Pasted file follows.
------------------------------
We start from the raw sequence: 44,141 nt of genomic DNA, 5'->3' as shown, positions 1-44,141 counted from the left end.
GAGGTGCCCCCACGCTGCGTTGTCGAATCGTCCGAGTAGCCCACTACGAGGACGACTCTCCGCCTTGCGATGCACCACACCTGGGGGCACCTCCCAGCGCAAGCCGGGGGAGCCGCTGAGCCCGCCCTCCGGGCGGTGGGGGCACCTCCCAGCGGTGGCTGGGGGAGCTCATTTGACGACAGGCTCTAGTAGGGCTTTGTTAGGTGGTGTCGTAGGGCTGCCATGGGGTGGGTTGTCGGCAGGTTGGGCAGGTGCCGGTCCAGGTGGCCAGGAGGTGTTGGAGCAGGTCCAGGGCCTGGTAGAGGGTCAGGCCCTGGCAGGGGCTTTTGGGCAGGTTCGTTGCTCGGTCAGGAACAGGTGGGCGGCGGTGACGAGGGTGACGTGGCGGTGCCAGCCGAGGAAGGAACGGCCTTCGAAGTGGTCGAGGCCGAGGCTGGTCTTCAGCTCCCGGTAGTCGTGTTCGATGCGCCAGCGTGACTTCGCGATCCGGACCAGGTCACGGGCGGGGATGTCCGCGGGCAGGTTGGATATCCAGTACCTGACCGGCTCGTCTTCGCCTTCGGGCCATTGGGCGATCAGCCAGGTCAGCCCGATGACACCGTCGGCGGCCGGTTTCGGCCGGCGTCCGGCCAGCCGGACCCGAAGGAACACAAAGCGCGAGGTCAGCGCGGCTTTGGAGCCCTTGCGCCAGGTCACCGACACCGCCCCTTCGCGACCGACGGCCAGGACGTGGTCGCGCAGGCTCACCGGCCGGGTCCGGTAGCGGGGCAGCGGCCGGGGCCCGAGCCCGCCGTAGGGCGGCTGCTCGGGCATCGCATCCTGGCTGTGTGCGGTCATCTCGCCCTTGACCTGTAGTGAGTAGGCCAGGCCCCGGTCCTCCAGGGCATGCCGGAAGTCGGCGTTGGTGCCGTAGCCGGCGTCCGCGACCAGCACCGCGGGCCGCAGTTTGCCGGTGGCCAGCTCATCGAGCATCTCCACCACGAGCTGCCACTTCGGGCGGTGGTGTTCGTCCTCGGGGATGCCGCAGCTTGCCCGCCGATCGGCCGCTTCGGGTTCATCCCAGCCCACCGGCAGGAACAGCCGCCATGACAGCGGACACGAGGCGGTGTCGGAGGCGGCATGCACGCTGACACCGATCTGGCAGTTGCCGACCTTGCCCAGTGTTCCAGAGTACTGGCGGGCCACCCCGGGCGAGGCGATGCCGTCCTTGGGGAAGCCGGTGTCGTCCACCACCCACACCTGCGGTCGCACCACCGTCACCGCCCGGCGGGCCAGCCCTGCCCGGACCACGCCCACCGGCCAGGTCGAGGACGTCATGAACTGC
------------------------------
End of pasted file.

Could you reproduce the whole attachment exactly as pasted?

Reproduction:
We start from the raw sequence: 44,141 nt of genomic DNA, 5'->3' as shown, positions 1-44,141 counted from the left end.
GAGGTGCCCCCACGCTGCGTTGTCGAATCGTCCGAGTAGCCCACTACGAGGACGACTCTCCGCCTTGCGATGCACCACACCTGGGGGCACCTCCCAGCGCAAGCCGGGGGAGCCGCTGAGCCCGCCCTCCGGGCGGTGGGGGCACCTCCCAGCGGTGGCTGGGGGAGCTCATTTGACGACAGGCTCTAGTAGGGCTTTGTTAGGTGGTGTCGTAGGGCTGCCATGGGGTGGGTTGTCGGCAGGTTGGGCAGGTGCCGGTCCAGGTGGCCAGGAGGTGTTGGAGCAGGTCCAGGGCCTGGTAGAGGGTCAGGCCCTGGCAGGGGCTTTTGGGCAGGTTCGTTGCTCGGTCAGGAACAGGTGGGCGGCGGTGACGAGGGTGACGTGGCGGTGCCAGCCGAGGAAGGAACGGCCTTCGAAGTGGTCGAGGCCGAGGCTGGTCTTCAGCTCCCGGTAGTCGTGTTCGATGCGCCAGCGTGACTTCGCGATCCGGACCAGGTCACGGGCGGGGATGTCCGCGGGCAGGTTGGATATCCAGTACCTGACCGGCTCGTCTTCGCCTTCGGGCCATTGGGCGATCAGCCAGGTCAGCCCGATGACACCGTCGGCGGCCGGTTTCGGCCGGCGTCCGGCCAGCCGGACCCGAAGGAACACAAAGCGCGAGGTCAGCGCGGCTTTGGAGCCCTTGCGCCAGGTCACCGACACCGCCCCTTCGCGACCGACGGCCAGGACGTGGTCGCGCAGGCTCACCGGCCGGGTCCGGTAGCGGGGCAGCGGCCGGGGCCCGAGCCCGCCGTAGGGCGGCTGCTCGGGCATCGCATCCTGGCTGTGTGCGGTCATCTCGCCCTTGACCTGTAGTGAGTAGGCCAGGCCCCGGTCCTCCAGGGCATGCCGGAAGTCGGCGTTGGTGCCGTAGCCGGCGTCCGCGACCAGCACCGCGGGCCGCAGTTTGCCGGTGGCCAGCTCATCGAGCATCTCCACCACGAGCTGCCACTTCGGGCGGTGGTGTTCGTCCTCGGGGATGCCGCAGCTTGCCCGCCGATCGGCCGCTTCGGGTTCATCCCAGCCCACCGGCAGGAACAGCCGCCATGACAGCGGACACGAGGCGGTGTCGGAGGCGGCATGCACGCTGACACCGATCTGGCAGTTGCCGACCTTGCCCAGTGTTCCAGAGTACTGGCGGGCCACCCCGGGCGAGGCGATGCCGTCCTTGGGGAAGCCGGTGTCGTCCACCACCCACACCTGCGGTCGCACCACCGTCACCGCCCGGCGGGCCAGCCCTGCCCGGACCACGCCCACCGGCCAGGTCGAGGACGTCATGAACTGC